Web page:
Will the gates open?

    They say it will help in the war against terror. But it will also
    be used to access public services – and a card designed with the
    prevention of terrorism in mind is not necessarily tailored to
    those in need of health care or social care. Indeed, the planned
    identity card scheme could create barriers that prevent some of the
    most vulnerable people, such as those with physical or mental
    health problems, homeless people and asylum seekers, from getting
    the services they need.

    Controversy has long surrounded any suggestion of ID cards for the
    UK. Successive governments have mooted the idea and then, following
    strong public resistance, shelved it.

    Now, however, a draft bill has been introduced and the Home Office
    Select Committee recently reported in favour of ID cards being
    brought in as a measure to counter terrorism. The process is still
    at its consultancy stage, but it is envisaged it will become
    compulsory for everyone to register for, though not to carry, an ID

    The cards will also be required to access public services. And it
    is this aspect that has provoked serious concerns – that the system
    might lead to people without a card being denied the services they

    It is estimated a card will cost about £35, or £75 for a
    combined passport/ID or driving licence/ID. It is envisaged there
    will be provision to help people on a low income pay for it, and
    the first card issued to 16- year-olds will be free. By about 2012
    it will become a civil offence not to register and not to update
    your card with new information, such as a change of address, for
    which the penalty is likely to be a fine.

    Those at risk are perhaps the most likely to be without a card,
    such as those with mental health problems, older people, homeless
    people, or asylum seekers. People who are most likely to lose their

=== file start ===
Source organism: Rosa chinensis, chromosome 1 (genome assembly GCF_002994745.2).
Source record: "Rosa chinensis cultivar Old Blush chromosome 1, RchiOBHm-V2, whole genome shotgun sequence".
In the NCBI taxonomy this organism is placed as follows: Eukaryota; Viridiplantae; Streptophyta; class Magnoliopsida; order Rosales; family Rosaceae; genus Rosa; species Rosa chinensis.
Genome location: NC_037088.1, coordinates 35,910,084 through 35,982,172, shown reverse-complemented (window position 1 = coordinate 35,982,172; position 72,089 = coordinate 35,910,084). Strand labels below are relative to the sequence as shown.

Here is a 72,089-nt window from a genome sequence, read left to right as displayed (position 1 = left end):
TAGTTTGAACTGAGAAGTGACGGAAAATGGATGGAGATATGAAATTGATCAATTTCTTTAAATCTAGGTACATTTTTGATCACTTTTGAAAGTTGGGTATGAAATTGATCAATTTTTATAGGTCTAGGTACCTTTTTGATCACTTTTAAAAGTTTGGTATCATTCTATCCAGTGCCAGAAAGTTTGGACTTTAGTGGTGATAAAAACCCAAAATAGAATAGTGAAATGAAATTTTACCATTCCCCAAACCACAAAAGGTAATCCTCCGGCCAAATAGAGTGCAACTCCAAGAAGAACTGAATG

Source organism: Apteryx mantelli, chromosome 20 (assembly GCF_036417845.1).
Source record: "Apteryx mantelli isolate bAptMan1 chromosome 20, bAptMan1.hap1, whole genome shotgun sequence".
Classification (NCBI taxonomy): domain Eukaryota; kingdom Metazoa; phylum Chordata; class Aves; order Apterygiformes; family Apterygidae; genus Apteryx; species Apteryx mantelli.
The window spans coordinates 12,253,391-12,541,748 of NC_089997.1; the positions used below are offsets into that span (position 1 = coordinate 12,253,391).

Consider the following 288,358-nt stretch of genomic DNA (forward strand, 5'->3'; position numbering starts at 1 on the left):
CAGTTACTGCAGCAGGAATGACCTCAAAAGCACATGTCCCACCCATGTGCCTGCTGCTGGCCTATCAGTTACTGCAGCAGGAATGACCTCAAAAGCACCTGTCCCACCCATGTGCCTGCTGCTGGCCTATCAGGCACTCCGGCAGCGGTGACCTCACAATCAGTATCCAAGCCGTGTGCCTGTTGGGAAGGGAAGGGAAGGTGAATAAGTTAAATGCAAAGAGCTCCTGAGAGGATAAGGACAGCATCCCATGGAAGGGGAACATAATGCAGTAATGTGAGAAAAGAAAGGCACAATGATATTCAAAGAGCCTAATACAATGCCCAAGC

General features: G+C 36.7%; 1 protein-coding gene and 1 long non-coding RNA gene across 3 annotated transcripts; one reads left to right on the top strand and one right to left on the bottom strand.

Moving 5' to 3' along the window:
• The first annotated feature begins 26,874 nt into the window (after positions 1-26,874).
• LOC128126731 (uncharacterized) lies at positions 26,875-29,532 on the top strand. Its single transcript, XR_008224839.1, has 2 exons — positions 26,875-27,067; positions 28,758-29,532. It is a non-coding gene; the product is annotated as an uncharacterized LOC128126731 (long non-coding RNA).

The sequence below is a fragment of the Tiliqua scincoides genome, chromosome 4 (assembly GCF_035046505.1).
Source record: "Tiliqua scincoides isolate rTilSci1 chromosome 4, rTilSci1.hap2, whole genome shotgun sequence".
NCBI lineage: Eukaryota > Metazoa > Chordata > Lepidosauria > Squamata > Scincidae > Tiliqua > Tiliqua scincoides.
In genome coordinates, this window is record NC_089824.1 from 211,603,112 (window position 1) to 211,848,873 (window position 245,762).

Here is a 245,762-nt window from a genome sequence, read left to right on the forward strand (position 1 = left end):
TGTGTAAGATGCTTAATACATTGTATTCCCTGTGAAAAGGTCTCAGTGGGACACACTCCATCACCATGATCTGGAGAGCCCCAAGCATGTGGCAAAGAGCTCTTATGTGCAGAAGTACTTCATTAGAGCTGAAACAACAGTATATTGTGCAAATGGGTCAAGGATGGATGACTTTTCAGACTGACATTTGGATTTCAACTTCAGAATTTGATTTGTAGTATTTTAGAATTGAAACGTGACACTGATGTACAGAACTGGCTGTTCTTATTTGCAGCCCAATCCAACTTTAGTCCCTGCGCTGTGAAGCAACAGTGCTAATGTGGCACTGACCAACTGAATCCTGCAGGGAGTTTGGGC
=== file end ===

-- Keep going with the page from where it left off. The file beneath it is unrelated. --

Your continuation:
cards, or who change their address most frequently, are the ones
    least able to afford to replace them, making themselves ineligible
    for the services they need.

    The British Medical Association is concerned that some people might
    be excluded from health care. Vivienne Nathanson, head of science
    and ethics at the BMA, says: “We are worried about vulnerable
    patients falling through the net and not getting treatment.
    Socially excluded groups are among the least likely to access
    public services, and the need to register for and hold an ID card
    in order to access vital services could act as an additional

    A card will not need to be shown for emergency medical treatment.
    However, treatment that falls into this category has yet to be
    defined, and anyway this approach could ultimately prove expensive
    for the health service. “Not treating patients for non-emergency
    conditions may end up costing the NHS far more in the long run,”
    says Nathanson. “For example, it is much more expensive to treat a
    patient with periodic diabetic comas than to provide maintenance
    doses of insulin.”

    The costs are not just financial but also involve staff time and
    efficiency costs – treatment could be delayed while eligibility is
    being proved.

    There are no plans to give asylum seekers ID cards; they will
    continue to use the application registration cards (ARCs) they are
    currently issued with, which carry basic information about the
    holder. According to Bharti Patel, head of policy at the Refugee
    Council, ARCs have proved useful for people to identify themselves,
    their status and language and their eligibility for services.

    However, although the legal position on entitlement to services is